Nazi-hunters cast critical eye over world

  • 2001-04-26
  • Nick Coleman
RIGA - In a new report published this month on efforts to bring suspected Nazi war criminals to justice the Simon Wiesenthal Center in Jerusalem singles out Estonia for particular criticism, slightly above bottom-placed Sweden and Syria. Latvia and Lithuania come out little better, being described as having had "minimal success that could have been greater."

Estonia's "insufficient or unsuccessful efforts" make it worthy of a "grade D" in the center's five-tier system. Estonia has "not taken any active steps to investigate crimes committed by Estonians during the Holocaust," reads the report.

In particular, it highlights the case of Harry Mannil, who, it says, served in the Estonian Political Police in Tallinn between 1941 and 1942, and allegedly participated in the murder of approximately 100 Jews and communists.

Speaking to The Baltic Times Efraim Zuroff, director of the Center's Nazi-hunting operations, said that despite the greater involvement of Latvia and Lithuania in the Holocaust, Estonia's hands were not clean.

"The Holocaust was so much smaller in Estonia than anywhere else, so Estonia feels less motivated to investigate," he said. "But Lithuanian Jews were deported to Estonia and there were many concentration camps there. Conditions were terrible and many people died."

Both Latvia and Lithuania earn a "grade C" in the report.

Zuroff added, however, that on the day of the report's publication he had received a letter from Prime Minister Mart Laar indicating that Estonia will approach the U.S. Office of Special Investigations, which is thought to have evidence relating to Mannil's wartime activities.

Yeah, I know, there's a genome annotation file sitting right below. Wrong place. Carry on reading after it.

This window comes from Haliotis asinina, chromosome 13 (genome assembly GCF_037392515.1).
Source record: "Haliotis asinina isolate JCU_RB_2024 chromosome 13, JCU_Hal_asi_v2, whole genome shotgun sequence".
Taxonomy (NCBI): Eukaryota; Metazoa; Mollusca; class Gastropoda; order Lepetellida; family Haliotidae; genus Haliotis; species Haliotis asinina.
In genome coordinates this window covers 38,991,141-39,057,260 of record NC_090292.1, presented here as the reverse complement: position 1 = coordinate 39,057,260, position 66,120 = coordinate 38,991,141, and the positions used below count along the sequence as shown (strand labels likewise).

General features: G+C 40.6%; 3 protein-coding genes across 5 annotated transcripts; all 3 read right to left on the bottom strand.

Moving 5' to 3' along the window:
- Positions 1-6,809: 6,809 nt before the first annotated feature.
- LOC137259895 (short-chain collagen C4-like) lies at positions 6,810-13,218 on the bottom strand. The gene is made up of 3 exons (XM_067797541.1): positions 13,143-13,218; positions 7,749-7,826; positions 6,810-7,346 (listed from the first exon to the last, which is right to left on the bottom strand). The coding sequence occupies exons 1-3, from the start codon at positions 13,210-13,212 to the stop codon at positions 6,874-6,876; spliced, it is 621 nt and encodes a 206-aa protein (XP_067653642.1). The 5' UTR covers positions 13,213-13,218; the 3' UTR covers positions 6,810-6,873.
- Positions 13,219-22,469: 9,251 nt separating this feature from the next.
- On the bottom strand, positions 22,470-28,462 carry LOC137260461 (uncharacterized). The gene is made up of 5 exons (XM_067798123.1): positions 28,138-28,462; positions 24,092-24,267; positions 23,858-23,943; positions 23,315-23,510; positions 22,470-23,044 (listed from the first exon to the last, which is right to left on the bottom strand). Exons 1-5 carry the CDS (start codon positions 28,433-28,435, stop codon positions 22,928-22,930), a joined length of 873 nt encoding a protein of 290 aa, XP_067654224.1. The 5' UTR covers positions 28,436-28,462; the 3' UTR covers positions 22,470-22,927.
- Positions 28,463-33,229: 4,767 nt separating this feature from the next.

This message seems not to have reached the Estonian Justice Ministry. Staff at both the ministry and the Prosecutor General's Office seemed unprepared to answer questions on the subject. Tristan Ploom, an attorney at the Justice Ministry's Courts Department, would only say that prosecutors had investigated Mannil, but had been unable to come up with any evidence against him.

The report criticizes the slowness with which both Latvia and Lithuania have moved to prosecute suspected Nazi war criminals. "Latvia could have been more proactive," said Zuroff. "They have had to be forced into this."

Latvia is urged in the report to follow Lithuania's lead in appointing a special prosecutor for such cases, given what it describes as the "extremely large number of Latvian Holocaust perpetrators still alive all over the world."

It goes on to criticize the payment of financial benefits by both Latvia and Lithuania to those found guilty of war crimes by Soviet-era courts.

More recent initiatives by the two states are praised. These include attempts by Latvia to prosecute Konrads Kalejs, formerly a Latvian citizen now awaiting extradition hearings in Australia, and Lithuania's indictment of Alexandras Lileikis and Kazys Gimzauskas, as well as its request for Antanas Gecas to be extradited from Scotland.

Gregory Krupnikov, head of Latvia's Jewish Community said he welcomed the report. "This is definitely useful, but the reality of what happened is more important than such assessments. The steps by the Latvian Prosecutor General's office to seek help in the case of Kalejs speak for themselves."

Sweden is categorized as a "total failure" in the report for its decision "not to investigate, let alone prosecute Swedish Nazi war criminals and/or Nazi war criminals ... who found refuge in Sweden after World War II."

Countries to which alleged Holocaust perpetrators fled were also named in the report.

Australia has long been criticized both internationally and within its own government for failure to pursue alleged Nazi war criminals within its borders.

"Australia is the only country in the Western world to which large numbers of Nazi collaborators and criminals emigrated after World War II, which has failed to take successful legal action against a single one," the report reads.